THUMBS UP REDUX

Thumbs Up, Thumbs Down

Anticipating what’s to come in 2014 from the combined old/new Congress, we are not terrifically encouraged.

But first, we have to get past the considerable figure of Chris Christie who may have dug himself a deep hole. At this time, this far out, it’s impossible to tell but for one thing: no one who doesn’t want to run in2016 would spend two hours explaining himself as the governor did yesterday. He wants to be president, period, end of that speculation. There will be more about the Fort Lee disaster, we’re sure, as time goes on, but right now we have bigger problems to solve.

From our point of view, the deal struck in the Select Budget Committee before Christmas recess was a surrender by the Democrats to their long-held-based-on-nothing-hope that cooperation would bring progress. They cooperated, and the Republicans stood firm. As we’ve said before, we think the Dems were rolled in their eagerness to prove to the nation that Congress could – if every condition and break held – get something done, whether it was to the benefit of the nation or not.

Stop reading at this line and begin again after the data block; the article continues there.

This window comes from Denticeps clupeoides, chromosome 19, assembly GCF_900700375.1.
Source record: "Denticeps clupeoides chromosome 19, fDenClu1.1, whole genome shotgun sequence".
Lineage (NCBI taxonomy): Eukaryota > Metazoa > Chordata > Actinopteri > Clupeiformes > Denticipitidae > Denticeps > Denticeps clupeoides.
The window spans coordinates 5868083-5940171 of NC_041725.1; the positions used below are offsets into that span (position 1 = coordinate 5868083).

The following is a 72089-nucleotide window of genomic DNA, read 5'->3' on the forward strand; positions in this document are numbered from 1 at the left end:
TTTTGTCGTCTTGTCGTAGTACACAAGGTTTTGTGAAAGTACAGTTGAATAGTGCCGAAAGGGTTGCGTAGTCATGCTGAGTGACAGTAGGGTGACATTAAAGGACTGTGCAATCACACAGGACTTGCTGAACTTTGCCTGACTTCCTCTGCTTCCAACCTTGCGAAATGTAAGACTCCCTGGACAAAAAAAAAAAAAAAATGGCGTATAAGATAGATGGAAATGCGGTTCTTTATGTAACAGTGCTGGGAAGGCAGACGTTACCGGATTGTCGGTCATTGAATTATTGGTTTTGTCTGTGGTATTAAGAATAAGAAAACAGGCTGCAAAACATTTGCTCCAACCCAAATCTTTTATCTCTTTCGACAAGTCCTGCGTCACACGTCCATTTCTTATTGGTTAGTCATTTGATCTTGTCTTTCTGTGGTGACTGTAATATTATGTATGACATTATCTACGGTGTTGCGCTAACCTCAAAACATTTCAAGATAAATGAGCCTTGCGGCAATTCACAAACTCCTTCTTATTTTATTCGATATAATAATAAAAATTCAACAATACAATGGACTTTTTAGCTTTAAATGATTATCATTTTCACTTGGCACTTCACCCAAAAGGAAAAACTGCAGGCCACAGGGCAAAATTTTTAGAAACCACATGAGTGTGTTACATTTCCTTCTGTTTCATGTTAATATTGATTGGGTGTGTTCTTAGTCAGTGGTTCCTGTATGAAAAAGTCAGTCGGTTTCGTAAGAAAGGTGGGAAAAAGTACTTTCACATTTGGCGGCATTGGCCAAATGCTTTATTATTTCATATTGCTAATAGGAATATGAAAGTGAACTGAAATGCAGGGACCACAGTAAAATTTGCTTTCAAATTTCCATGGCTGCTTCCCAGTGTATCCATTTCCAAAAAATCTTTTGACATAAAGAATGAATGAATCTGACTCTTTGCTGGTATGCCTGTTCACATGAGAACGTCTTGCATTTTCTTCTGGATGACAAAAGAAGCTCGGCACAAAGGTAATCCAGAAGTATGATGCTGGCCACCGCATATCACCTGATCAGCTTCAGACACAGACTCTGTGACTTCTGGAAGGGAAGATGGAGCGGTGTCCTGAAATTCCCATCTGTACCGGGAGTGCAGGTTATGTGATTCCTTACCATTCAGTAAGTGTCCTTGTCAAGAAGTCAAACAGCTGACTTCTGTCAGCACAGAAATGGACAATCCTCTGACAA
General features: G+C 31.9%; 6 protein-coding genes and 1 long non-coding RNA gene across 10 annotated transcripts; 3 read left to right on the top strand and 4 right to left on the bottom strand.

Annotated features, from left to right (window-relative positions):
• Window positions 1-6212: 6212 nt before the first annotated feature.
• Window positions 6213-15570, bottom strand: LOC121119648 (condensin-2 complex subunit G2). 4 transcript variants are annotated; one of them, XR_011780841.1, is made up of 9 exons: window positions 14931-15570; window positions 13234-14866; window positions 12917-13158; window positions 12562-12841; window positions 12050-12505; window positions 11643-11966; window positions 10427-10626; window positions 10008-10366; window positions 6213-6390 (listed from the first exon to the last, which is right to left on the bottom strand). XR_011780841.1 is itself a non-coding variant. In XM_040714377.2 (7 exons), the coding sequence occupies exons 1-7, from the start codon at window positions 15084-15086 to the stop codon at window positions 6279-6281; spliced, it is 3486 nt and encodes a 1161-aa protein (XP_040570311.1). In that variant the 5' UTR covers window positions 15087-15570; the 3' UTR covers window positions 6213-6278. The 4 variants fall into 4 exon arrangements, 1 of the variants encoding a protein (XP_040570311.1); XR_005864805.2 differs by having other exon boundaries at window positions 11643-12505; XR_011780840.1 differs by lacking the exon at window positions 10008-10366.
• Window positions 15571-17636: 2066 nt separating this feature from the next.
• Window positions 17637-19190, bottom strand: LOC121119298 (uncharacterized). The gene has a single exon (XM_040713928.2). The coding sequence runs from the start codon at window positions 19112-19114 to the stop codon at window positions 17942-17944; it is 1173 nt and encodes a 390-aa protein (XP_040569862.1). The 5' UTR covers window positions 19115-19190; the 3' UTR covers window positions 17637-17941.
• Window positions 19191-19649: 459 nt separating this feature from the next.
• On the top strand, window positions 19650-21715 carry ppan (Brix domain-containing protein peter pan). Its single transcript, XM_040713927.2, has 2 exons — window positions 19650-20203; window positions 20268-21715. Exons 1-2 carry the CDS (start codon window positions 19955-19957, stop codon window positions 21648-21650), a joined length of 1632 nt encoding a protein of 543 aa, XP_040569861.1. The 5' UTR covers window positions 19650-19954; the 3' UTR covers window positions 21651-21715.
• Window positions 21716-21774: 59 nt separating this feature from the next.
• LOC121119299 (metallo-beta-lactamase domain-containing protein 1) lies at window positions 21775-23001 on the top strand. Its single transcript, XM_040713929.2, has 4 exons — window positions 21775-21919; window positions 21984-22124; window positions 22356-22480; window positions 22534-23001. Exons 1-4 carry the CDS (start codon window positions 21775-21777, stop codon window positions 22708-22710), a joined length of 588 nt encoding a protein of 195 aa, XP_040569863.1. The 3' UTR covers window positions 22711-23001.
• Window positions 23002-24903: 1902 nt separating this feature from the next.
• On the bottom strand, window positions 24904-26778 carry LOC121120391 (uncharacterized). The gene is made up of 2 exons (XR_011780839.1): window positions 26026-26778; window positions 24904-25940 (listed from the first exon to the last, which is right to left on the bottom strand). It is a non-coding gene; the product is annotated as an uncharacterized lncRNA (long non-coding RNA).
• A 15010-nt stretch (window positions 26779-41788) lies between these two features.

Since then, life on the Potomac has been fairly quiet. Which is not to say nothing is being done, planned, schemed for. The Republicans held their first small secret retreat at year’s end. Our guess would be they were pretty pleased with themselves. The “eternal NO” had resounded throughout the land for so many months that the Congress’ term was eaten up by rabid negativism and insanely wrong-headed reasoning, from climate control to unemployment, to veterans’ affairs, to food stamps and the lack of a coherent Farm Bill to what to do about Syria and the Middle East. Even Benghazi made a reappearance (and again today, on Mornin’ Joe. Will it ever stop?)

And the Republicans’ treatment of the president’s nominees for court seats at various levels — not one of whom was held back because of lack of qualifications but only on whims – was appalling. Rushing them through, one after the other, as though these posts were of so little importance they could all be dealt with in a few days in the same fashion. Hey, no sweat. We need our Christmas break.